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Out of the labs - business rules already empower nonprogrammers

This article in Computerworld struck me as interesting - In the Labs: Automatic Code Generators. The subhead was "Even nonprogrammers can 'program' with these tools".

There are three issues with the premise of this article. Firstly why would you wait for things in the "labs" when there are technologies out there already empowering nonprogrammers? Secondly if I generate code, what do I debug when it does not work? Thirdly, who says nonprogrammers want to program?

So, first things first. Business Rules Management Systems (BRMS) or Business Rules Engines (BREs) have been around for years and already work. They are proven in huge installations (10s or 100s of thousands of rules) and have installations (like the one at Egg) where business users have made every change to the application logic for years without IT and without bringing down the system for maintenance. Why wait for some new technology to come out of the labs when you could buy a proven product today?

Second issue. If I generate code what do I debug? If a user builds a model or draws a picture or assembles components but the only way to execute what they have designed is to generate code and run that, how are they meant to debug it? It will be wrong sometimes and when it is they are not going to want to debug code. This simple fact has undermined almost all code generators to date and will undermine new ones too. You must be able to manage, test, QA, check performance etc etc on the units of design.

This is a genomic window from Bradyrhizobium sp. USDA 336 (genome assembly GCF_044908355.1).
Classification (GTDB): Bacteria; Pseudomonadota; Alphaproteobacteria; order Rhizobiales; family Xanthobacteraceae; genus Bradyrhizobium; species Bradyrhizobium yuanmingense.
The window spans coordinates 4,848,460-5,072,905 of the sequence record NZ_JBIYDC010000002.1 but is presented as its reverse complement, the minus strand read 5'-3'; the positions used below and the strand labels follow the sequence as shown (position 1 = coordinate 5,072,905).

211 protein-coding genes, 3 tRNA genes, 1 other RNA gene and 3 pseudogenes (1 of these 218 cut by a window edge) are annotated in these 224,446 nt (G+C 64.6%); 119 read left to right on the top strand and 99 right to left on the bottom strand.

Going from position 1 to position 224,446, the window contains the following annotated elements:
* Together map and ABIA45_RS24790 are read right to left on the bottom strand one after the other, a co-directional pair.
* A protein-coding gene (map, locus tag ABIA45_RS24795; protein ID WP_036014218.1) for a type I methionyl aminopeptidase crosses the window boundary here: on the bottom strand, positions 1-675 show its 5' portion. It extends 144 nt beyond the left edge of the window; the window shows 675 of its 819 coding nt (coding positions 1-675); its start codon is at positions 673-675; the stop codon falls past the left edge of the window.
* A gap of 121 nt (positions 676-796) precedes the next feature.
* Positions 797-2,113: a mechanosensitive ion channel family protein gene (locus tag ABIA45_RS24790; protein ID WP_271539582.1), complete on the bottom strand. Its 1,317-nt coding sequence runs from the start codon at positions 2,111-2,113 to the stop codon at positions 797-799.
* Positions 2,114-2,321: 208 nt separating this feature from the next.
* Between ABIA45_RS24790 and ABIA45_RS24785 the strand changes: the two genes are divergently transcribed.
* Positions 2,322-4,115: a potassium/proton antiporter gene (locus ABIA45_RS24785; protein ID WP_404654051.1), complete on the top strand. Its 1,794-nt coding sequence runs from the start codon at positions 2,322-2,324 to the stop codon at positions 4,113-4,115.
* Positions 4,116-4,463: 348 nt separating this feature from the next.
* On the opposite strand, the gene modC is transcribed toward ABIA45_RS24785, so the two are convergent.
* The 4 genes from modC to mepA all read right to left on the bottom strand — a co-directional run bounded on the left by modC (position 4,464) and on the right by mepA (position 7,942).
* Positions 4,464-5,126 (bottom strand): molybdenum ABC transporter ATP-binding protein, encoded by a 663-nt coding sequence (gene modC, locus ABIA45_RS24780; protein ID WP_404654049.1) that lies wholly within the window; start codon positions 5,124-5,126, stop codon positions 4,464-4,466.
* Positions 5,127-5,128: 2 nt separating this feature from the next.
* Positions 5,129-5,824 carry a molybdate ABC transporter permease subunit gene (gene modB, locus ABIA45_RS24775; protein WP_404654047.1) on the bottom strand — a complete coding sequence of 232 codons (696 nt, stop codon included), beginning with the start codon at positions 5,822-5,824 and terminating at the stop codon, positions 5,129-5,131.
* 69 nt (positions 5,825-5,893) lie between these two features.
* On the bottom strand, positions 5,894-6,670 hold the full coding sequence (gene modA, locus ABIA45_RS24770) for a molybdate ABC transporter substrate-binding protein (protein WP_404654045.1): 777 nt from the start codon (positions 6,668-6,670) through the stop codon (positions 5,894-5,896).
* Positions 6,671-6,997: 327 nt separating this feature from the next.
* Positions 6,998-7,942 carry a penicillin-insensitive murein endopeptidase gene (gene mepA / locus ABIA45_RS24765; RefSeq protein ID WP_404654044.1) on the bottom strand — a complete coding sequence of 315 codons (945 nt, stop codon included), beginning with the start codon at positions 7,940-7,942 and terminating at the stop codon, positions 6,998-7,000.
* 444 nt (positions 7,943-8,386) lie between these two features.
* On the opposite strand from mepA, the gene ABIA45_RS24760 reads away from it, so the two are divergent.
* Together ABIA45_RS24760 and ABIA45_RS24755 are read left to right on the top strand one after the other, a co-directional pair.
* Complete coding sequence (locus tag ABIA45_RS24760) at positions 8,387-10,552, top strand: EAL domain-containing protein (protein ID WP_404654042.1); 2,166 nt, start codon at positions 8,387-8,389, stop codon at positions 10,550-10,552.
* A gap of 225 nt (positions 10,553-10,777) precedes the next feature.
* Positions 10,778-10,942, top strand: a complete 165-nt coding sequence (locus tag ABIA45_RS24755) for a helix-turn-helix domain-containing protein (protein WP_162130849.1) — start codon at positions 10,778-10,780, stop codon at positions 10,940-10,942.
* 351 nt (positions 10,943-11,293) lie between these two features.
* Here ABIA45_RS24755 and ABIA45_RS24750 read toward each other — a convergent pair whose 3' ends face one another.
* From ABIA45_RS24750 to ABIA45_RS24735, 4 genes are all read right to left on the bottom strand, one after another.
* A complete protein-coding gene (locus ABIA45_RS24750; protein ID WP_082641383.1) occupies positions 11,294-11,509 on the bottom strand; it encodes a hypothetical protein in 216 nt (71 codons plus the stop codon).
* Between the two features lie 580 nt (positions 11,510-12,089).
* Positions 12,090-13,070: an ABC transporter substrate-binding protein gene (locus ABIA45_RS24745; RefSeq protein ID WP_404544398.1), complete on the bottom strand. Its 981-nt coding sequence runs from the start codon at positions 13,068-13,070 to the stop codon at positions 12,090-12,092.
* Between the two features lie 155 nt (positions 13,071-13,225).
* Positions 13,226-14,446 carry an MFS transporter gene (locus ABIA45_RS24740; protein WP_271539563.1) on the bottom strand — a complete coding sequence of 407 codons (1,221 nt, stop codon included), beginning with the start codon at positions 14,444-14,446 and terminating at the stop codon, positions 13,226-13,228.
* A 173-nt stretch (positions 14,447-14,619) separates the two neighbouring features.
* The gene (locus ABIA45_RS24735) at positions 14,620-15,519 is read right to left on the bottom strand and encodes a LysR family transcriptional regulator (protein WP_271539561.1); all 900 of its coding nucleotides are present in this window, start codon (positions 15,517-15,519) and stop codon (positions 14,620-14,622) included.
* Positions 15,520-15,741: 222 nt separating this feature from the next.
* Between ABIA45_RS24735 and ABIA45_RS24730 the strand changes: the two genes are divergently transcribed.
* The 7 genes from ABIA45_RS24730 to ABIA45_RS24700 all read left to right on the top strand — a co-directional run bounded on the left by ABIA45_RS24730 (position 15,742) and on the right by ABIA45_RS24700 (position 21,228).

Lastly there is a simple fact, business people (nonprogrammers) do not want to program. They don't want to maintain business rules either. They want to manage their underwriting policy, tighten their risk constraints, promote a slow moving product or do some other business-level thing. It might be (and I believe it is) really helpful to let them do this directly in a working system (in collaboration with IT people managing the complexities of integration and performance) but they will only do so if:

  • It uses their terms and expressions
  • It seems like a regular part of their job
  • It uses a familiar interface
  • It is integrated with their day to day work
  • It is secure and controlled

Now a good business rules management system allows this today, no waiting, no risk. Empower your business users and other nonprogrammers today. Use business rules.

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